Comment


                  • #10
                    Hmmmmmmmmmm wow I didn't know I would get feedback so fast and educating. So now I will dump the pvc idea,( I am a electrical contractor I can use it on jobs). What I will do then is install the Black pipe system, it will take a little longer......but It will be worth it, after all my motto is "Doing it right the first time!" As this is my first real shop away from my house it is a 30 x 40 building with its own electric meter and a 150 Amp panel. I will take input from all of the replies and therefore it should be a excelent system. Just for info sakes the compressor is electric so no fumes.Most times my air would be used for small tools,and no paint spraying.(yet) I am sure all you Veterans said the same thing when you first bought your first shop saw. I"ll just keep it simple and a small shop.Now look at you. Thanks for all the help....... I will stick around on this fourum it seems decent. If anyone needs electrical advise feel free to ask. Now I need to figure how much electrical not to put in,as I will probally over do it.I did happen to go to the fourm about the PVC The first person to reply to my question was kindly enough to give me links,like I said thanks.

                    Thanks
                    Ben
                    Run Fast We bite hard.....
                    Thanks
                    GB Enterprises
                    Doing it right the first time!!

                    Comment


                    • #11
                      Daave, thanks for the web link. I will be replacing my CPVC in a VERY short timeas some of the "pages" just make REAL GOOD SAFETY. Thanks again, Doc.... For you that have not read some of these PLEASE DO !!!!!!!

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                      • #12
                        TNTK9,

                        Electrical Contractor aye? Where were you when I was doing my electrical? Man, what a head ache that was since I didn't know squat about electrial (back then).

                        I put every machine on it's own circuit, and every receptacle box on it's own circuit. Everything is on it's own circuit. Is that over doing it? (200 amp service) Hardest part was getting the conduit to bend the right way!

                        I'd go galvanized instead of black. It's not that much more, and the outside won't need painting so it don't rust. I planned and measured mine all out and HD cut and threaded everything, fit like a puzzle. btw, they used a Ridgid machine to cut/thread with.
                        John E. Adams<br /><a href=\"http://www.woodys-workshop.com\" target=\"_blank\">www.woodys-workshop.com</a>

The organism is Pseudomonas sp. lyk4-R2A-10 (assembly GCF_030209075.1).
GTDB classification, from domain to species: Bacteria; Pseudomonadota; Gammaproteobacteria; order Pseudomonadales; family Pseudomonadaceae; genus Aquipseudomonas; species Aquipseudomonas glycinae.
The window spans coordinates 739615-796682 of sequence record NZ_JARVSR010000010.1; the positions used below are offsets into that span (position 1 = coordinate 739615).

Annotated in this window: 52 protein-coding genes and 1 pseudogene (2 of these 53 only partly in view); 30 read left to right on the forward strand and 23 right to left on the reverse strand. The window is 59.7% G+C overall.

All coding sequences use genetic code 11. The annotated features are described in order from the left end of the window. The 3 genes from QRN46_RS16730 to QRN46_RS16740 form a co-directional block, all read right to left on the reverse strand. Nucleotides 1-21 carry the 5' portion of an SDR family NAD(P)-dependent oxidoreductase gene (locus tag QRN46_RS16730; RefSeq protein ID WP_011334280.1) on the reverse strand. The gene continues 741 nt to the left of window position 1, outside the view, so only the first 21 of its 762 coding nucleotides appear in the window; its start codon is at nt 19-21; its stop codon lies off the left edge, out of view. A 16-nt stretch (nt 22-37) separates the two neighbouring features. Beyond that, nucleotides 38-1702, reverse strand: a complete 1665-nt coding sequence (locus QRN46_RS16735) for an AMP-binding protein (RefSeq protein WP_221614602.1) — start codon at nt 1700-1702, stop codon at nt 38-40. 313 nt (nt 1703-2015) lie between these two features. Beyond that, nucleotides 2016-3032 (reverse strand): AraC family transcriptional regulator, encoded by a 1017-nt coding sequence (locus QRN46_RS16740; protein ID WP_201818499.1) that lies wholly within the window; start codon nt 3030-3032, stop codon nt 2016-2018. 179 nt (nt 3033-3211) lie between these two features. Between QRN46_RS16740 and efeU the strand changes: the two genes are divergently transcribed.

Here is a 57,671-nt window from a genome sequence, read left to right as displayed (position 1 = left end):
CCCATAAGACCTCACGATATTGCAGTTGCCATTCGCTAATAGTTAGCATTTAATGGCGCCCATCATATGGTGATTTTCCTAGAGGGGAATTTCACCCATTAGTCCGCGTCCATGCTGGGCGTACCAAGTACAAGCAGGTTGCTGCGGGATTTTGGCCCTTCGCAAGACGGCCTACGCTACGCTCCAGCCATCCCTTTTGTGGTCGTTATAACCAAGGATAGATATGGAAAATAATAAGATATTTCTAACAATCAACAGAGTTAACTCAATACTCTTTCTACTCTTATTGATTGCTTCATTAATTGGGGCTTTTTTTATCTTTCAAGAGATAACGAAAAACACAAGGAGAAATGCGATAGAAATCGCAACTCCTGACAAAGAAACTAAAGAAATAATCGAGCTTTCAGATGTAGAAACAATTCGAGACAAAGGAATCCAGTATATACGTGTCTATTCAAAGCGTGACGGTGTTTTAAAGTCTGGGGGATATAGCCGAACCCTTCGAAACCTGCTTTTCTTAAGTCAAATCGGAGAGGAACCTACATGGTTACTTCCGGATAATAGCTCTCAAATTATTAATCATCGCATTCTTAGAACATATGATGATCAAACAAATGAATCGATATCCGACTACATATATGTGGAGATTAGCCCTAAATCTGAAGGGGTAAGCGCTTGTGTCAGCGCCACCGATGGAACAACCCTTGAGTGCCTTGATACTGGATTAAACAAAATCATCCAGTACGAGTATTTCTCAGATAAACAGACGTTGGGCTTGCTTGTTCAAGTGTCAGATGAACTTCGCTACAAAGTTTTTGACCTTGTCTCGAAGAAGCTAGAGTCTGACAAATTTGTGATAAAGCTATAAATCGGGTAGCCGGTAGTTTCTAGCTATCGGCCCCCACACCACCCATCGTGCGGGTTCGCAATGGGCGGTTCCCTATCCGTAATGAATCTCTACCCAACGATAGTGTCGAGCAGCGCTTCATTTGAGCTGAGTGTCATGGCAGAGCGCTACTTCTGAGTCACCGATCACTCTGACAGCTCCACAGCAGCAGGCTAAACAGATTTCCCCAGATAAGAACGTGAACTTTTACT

Comment


                        • #13
                          Just finished looking at your web site very impressive [img]smile.gif[/img] I will use Galv pipe we have a threader on our job site so guess who will be bugging the Plumbers. They owe me any way.
                          What I did in my shop as far as the electric was run all of it in MC Cable it is faster that conduit and just as good, we use it in a lot of our larger jobs.I put all my big tools on their own circuit... well just 1 of them a rigid TS the rest will come when the shop gets done.My wife doesn't understand that you need tools to build a tool shop so you can work with tools am I correct Guys? My next big purchase will be a planer and I will ask before I buy,I did just buy the rigid HD Vacume you say they have a problems with the Brushes? the way they are mounted. I thought that Rigid has a lifetime warranty on this Vac so I guess it would be covered.

                          Thanks
                          Ben
                          Thanks
                          GB Enterprises
                          Doing it right the first time!!

                          Comment


                          • #14
                            Ben,
                            You may want to look at your dust collection system as part of your plan with electrical & compressed air systems. Here is Bill's cyclone site which is a good place to start (http://cnets.net/~eclectic/woodworki...one/Index.html). Just an FYI, the only place I've found the short flex hoses to connect to your air system was at Sears. Probably other places, but tough to find a 5 foot air hose.

                            Comment


                            • #15
                              Thanks Curly for that info. I am now just building this new shop and it has walls that I put up 10' high and want to make sure I do it right while the drywall is not on. I have been researching some dust collection systems and find there are a lot of differnt ways. I did check out that site and added to my Favorite places.I was wondering about the rigid dust collection system they sell a HD is it any good for a beginer who will use his shop as a Hobby?
                              Thanks Ben

                              Run Fast we bite Hard
                              Thanks
                              GB Enterprises
                              Doing it right the first time!!

                              Comment